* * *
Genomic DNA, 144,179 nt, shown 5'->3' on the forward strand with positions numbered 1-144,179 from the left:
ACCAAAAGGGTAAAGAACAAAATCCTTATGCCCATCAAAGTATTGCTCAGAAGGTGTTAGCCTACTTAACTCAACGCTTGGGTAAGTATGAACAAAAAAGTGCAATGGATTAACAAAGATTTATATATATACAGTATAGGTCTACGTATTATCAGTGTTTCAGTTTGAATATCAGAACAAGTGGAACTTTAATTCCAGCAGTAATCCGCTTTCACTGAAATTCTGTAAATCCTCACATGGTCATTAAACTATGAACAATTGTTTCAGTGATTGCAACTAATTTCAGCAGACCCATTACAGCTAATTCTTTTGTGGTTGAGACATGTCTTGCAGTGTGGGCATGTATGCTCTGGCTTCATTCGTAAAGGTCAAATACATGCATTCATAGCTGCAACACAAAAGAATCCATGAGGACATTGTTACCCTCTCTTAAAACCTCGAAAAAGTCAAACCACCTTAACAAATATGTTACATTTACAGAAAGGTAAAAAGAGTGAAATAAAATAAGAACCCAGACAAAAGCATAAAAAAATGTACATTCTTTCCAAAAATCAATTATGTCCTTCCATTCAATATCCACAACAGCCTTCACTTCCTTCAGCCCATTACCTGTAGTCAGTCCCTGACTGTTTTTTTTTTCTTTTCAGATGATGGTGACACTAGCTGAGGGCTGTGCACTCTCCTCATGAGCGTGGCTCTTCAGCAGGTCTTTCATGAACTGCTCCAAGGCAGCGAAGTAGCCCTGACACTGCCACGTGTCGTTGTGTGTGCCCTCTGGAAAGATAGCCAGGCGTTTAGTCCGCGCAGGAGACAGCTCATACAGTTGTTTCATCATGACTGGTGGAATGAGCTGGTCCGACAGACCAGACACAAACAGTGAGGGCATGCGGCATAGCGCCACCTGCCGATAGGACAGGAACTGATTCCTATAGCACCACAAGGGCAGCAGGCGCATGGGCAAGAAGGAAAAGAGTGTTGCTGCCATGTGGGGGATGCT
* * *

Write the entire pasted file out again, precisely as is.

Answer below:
Genomic DNA, 144,179 nt, shown 5'->3' on the forward strand with positions numbered 1-144,179 from the left:
ACCAAAAGGGTAAAGAACAAAATCCTTATGCCCATCAAAGTATTGCTCAGAAGGTGTTAGCCTACTTAACTCAACGCTTGGGTAAGTATGAACAAAAAAGTGCAATGGATTAACAAAGATTTATATATATACAGTATAGGTCTACGTATTATCAGTGTTTCAGTTTGAATATCAGAACAAGTGGAACTTTAATTCCAGCAGTAATCCGCTTTCACTGAAATTCTGTAAATCCTCACATGGTCATTAAACTATGAACAATTGTTTCAGTGATTGCAACTAATTTCAGCAGACCCATTACAGCTAATTCTTTTGTGGTTGAGACATGTCTTGCAGTGTGGGCATGTATGCTCTGGCTTCATTCGTAAAGGTCAAATACATGCATTCATAGCTGCAACACAAAAGAATCCATGAGGACATTGTTACCCTCTCTTAAAACCTCGAAAAAGTCAAACCACCTTAACAAATATGTTACATTTACAGAAAGGTAAAAAGAGTGAAATAAAATAAGAACCCAGACAAAAGCATAAAAAAATGTACATTCTTTCCAAAAATCAATTATGTCCTTCCATTCAATATCCACAACAGCCTTCACTTCCTTCAGCCCATTACCTGTAGTCAGTCCCTGACTGTTTTTTTTTTCTTTTCAGATGATGGTGACACTAGCTGAGGGCTGTGCACTCTCCTCATGAGCGTGGCTCTTCAGCAGGTCTTTCATGAACTGCTCCAAGGCAGCGAAGTAGCCCTGACACTGCCACGTGTCGTTGTGTGTGCCCTCTGGAAAGATAGCCAGGCGTTTAGTCCGCGCAGGAGACAGCTCATACAGTTGTTTCATCATGACTGGTGGAATGAGCTGGTCCGACAGACCAGACACAAACAGTGAGGGCATGCGGCATAGCGCCACCTGCCGATAGGACAGGAACTGATTCCTATAGCACCACAAGGGCAGCAGGCGCATGGGCAAGAAGGAAAAGAGTGTTGCTGCCATGTGGGGGATGCT